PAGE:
McCullough, Lt. Col. Clay E.

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Lt. Col. Clay Elwood McCullough 
Parents: John E. McCullough & Daisy McCullough
Born: 2 April 1906 – River Forest, Illinois 
Parents: John E. McCullough & Daisy M. McCartney-McCullough 
Siblings: 1 brother 
Home: 
– 815 South Sixteenth Avenue – Maywood, Illinois 
Education: 
– Irving Grade School 
– Proviso Township High School 
– Class of 1924 
– Crane Junior College – Chicago, Illinois 
– University of Illinois 
– 1927 – 1930 
Occupation: Engineer – Universal Atlas Cement Company 
Wife: Dorothy 
Children: 1 son 
Selective Service Registration: 16 October 1940
Contact Person: John E. McCullough – father
Enlisted: Illinois National Guard – Headquarters Company – Chicago 
– 3 May 1929 – 25 June 1929 – private 
– 1 July 1929 – commissioned 2nd Lieutenant -Ordnance Department 
– Graduated from Ordnance Field Service School – National Guard Officers’
Maintenance Course – 1936 
– 3 August 1936 – 1st Lieutenant 
– 3 May 1937 – Captain – Ordnance 
– transferred to infantry as a captain – 23 July 1937 
– it is not known if he stayed in National Guard or if he did not re-enlist
Inducted: 
– U.S. Army 
– April 1942 
Serial Number: O&265805 
Training: 
– Fort Leonard Wood, Missouri 
– Fort Knox, Kentucky 
– Fort Benning, Georgia 
– Fort Belvoir, Virginia 
– Camp Bowie, Texas 
Unit: 124th Engineer Battalion, 13th Armored Division, 3rd Army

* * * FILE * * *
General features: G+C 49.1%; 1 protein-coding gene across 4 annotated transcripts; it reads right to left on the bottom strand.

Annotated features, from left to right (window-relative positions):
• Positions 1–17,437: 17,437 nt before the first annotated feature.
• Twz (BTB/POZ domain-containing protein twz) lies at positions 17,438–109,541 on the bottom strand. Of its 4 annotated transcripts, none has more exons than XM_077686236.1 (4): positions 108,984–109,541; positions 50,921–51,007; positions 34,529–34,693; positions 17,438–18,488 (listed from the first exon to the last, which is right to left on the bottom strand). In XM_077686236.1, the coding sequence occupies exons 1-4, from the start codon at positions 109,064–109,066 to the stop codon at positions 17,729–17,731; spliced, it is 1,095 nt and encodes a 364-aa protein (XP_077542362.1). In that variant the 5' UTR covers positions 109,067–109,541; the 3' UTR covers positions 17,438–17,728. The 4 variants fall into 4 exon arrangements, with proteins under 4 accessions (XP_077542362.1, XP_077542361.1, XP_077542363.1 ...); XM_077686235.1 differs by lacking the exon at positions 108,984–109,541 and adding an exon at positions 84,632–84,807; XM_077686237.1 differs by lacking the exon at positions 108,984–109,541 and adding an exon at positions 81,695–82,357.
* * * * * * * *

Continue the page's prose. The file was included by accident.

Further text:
Engagements: 
– France 
– Germany 
– May 1945 – wounded in right upper chest and leg 
Died: 
– 3 June 1945 – died of wounds – Cambridge, England 
Buried: 
– Cambridge American Military Cemetery – Cambridge, England 
– Plot: D Row: 6 Grave: 83 
Medals:
– Purple Heart
– Silver Star

Citation Read: “For gallantry in action in Germany. On 15 April 1945, in operations near Plattling and Memming, Germany, advance of the entire division was stymied on the north bank of the Isar River. His energetic, personal reconnaissance, technical skill and sound judgement enabled troops to effect a successful crossing with minimum delay despite heavy concentration of enemy artillery fire. While engaged in the selection of a suitable site for the river crossing, Lt. Col. McCullough was severely wounded. The courageous and heroic devotion to duty displayed by this officer are in keeping with the highest traditions of the Armed Services.”

 

 

 

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